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Peer mentors guide first cohort of Success Scholars

Published on October 27, 2021

Peer mentors guide first cohort of Success Scholars

Senior biology major Joselyn Clark is a peer mentor for the Success Scholars program.

Senior biology major Nelson Javier Santos Ferrer is a peer mentor for the Success Scholars program.

Senior biology major Jazzmyn Lee is a peer mentor for the Success Scholars program.

Three Eastern Connecticut State University students have been hired as peer mentors for the "Beyond the Curriculum: A Learning Community for Success" program. Funded with a $650,000 grant by the National Science Foundation (NSF), the “Success Scholars” program is designed to support lower-income students who are pursuing science-related careers. The peer mentors are working closely with the first cohort of Success Scholars.

Students accepted into the Success Scholars program receive an annual scholarship and benefit from a STEM curriculum rooted in the liberal arts. They also complete a summer orientation program, STEM-focused first-year seminar, and a capstone project in their senior year. Peer mentors serve to guide students through their first year at Eastern.

"Many lower income students are from underrepresented groups, and often are the first in their family to attend a university," said Barbara Murdoch, biology professor and director of the Success Scholars program. "Navigating the university system to the final goal of degree completion can be tough, especially without guidance. A key feature of this program is to provide the NSF Eastern Success Scholars with close faculty and peer mentoring, to support them throughout every aspect of their time at Eastern."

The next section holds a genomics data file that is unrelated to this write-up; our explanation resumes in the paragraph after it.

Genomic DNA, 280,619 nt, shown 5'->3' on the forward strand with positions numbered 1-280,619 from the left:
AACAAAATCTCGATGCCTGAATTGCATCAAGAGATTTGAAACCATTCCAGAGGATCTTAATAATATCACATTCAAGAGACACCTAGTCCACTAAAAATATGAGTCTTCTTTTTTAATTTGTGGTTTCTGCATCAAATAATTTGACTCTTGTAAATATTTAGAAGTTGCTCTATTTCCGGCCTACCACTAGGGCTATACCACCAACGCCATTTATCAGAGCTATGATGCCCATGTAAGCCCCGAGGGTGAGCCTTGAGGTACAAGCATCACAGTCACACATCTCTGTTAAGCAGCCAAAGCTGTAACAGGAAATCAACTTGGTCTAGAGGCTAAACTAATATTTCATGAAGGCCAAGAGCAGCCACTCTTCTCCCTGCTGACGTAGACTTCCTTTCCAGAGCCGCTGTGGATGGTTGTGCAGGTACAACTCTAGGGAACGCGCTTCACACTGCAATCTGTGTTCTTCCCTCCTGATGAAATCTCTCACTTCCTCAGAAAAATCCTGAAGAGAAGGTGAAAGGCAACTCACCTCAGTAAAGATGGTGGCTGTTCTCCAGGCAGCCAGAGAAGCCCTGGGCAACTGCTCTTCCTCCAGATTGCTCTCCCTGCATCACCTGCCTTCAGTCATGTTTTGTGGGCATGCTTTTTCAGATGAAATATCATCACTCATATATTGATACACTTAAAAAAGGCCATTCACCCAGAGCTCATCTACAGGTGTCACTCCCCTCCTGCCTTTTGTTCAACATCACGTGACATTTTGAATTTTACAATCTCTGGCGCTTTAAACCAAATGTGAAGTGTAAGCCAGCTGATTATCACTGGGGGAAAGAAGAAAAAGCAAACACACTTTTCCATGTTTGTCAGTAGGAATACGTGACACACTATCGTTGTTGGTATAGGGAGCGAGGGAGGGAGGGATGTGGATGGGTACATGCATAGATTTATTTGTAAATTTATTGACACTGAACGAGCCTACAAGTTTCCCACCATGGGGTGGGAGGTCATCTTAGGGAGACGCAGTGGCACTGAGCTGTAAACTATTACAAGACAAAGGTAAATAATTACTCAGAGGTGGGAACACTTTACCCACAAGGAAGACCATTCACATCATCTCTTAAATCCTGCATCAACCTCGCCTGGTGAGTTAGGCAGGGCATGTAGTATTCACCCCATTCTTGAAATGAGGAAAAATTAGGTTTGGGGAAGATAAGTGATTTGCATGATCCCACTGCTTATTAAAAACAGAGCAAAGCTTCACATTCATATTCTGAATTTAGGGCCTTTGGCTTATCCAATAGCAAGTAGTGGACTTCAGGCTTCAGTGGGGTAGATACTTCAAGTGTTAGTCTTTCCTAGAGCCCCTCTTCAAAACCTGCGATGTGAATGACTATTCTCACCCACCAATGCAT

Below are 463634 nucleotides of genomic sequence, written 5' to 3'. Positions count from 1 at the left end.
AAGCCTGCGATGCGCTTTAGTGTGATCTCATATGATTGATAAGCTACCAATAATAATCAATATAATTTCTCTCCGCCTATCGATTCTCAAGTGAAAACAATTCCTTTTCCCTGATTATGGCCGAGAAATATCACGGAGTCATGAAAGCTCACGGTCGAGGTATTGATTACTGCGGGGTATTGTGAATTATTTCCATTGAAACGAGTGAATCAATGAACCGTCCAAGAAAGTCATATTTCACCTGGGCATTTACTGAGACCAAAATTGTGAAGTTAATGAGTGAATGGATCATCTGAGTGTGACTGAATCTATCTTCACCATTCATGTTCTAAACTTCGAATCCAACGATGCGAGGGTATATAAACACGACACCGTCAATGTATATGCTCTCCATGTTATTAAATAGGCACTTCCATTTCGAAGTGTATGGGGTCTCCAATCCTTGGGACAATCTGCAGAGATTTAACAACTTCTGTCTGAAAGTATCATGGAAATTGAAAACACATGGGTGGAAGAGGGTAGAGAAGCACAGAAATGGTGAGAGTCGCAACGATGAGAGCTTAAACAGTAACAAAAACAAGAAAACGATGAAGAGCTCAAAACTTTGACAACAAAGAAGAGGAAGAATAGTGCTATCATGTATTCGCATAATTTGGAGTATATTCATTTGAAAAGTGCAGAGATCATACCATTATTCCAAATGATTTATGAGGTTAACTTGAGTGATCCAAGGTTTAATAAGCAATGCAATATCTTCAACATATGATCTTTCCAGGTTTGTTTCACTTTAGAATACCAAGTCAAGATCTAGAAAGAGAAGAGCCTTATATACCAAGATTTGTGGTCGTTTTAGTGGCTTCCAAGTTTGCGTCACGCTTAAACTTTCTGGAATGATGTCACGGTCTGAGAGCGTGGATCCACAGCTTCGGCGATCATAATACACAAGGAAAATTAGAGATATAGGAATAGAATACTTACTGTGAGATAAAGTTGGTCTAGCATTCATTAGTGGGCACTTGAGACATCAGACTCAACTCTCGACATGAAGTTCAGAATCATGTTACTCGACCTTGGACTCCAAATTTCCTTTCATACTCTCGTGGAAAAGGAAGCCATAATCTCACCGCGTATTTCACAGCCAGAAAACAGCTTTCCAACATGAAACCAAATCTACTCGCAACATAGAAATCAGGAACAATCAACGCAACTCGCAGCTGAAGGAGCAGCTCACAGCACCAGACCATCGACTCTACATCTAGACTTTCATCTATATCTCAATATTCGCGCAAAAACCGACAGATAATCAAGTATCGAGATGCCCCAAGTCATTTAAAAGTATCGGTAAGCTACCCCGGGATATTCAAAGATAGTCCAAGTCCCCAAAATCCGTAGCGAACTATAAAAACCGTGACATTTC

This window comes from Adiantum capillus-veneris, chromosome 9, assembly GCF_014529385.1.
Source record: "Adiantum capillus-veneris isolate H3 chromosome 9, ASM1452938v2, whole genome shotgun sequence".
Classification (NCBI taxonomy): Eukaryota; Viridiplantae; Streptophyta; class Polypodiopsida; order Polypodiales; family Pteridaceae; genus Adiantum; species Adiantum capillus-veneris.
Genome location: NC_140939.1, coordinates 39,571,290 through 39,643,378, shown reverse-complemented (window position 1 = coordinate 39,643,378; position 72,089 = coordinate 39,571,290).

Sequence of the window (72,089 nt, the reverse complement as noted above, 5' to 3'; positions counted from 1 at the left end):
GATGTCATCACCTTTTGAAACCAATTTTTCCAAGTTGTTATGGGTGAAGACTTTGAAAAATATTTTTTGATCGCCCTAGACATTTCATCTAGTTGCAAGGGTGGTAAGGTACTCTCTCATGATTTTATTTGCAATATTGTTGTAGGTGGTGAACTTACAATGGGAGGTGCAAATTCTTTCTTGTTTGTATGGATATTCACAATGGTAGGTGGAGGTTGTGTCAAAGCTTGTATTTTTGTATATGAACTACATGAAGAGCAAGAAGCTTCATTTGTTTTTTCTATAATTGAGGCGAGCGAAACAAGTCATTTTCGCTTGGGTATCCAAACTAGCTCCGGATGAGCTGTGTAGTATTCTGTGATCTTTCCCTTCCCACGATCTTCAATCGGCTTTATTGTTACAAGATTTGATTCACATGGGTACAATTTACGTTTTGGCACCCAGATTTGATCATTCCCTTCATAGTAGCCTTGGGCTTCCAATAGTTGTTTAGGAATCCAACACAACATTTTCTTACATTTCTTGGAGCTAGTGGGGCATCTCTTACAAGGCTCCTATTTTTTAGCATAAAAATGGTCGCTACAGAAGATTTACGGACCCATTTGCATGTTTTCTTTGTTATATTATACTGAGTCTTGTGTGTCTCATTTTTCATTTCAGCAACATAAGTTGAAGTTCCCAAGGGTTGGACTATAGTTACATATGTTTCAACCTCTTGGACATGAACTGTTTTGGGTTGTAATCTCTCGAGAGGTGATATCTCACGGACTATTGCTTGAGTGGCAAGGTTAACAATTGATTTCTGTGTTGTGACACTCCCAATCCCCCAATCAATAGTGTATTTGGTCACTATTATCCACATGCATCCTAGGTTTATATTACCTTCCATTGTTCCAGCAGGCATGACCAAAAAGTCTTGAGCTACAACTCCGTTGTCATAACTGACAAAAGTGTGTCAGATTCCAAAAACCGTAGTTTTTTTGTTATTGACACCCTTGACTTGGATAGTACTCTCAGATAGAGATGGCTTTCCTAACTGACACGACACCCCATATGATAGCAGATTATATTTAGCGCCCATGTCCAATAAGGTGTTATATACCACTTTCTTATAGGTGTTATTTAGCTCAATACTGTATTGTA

The three peer mentors include senior biology majors Nelson Javier Santos Ferrer, Jazzmyn Lee, and Joselyn Clark, who were selected for their leadership and communication skills, as well as their commitment to supporting fellow students.

“As peer mentors we are able to relate directly to our mentees because we are still in a similar position as them,” said Ferrer. “The only difference is that we know and understand how important it is to utilize our resources to get the best possible results when it comes to our education. We ultimately bridge the gap between students and faculty, making the transition into college a smoother and more enjoyable experience.”

Lee said that being a peer mentor means offering a strong support system to the Success Scholars during this life transition. “Transitioning from high school to college life can be a difficult experience, and to have fellow students that the mentees can turn to in this time is essential. My duties as a peer mentor for the Success Scholars program are to offer a strong support network to the mentees as well as broaden their social network.”

“As a peer mentor we are asked to give earnestly to our mentees,” said Clark. “This includes giving a listening ear to their concerns, answering questions about the university or the biology major, recommending strategies to succeed in classes, helping to look for research opportunities and overall helping them reach a place where they are truly gaining from the university experience.”

 “Beyond the Curriculum" is a five-year program that will enroll two cohorts of five Success Scholars each in fall 2021 and fall 2022. As part of the program, students will be monitored for competence, performance and recognition-- three important constructs for the development of STEM identity. The effectiveness of the program's support measures and learning community will be studied throughout the project and publicized.

In addition to Murdoch, the program's lead faculty members include Biology Professor and Department Chair Elizabeth Cowles, Mathematics Professor Kim Ward, Education Professor Laura Rodriguez, who will lead the program's effectiveness monitoring efforts.  

Written by Molly Boucher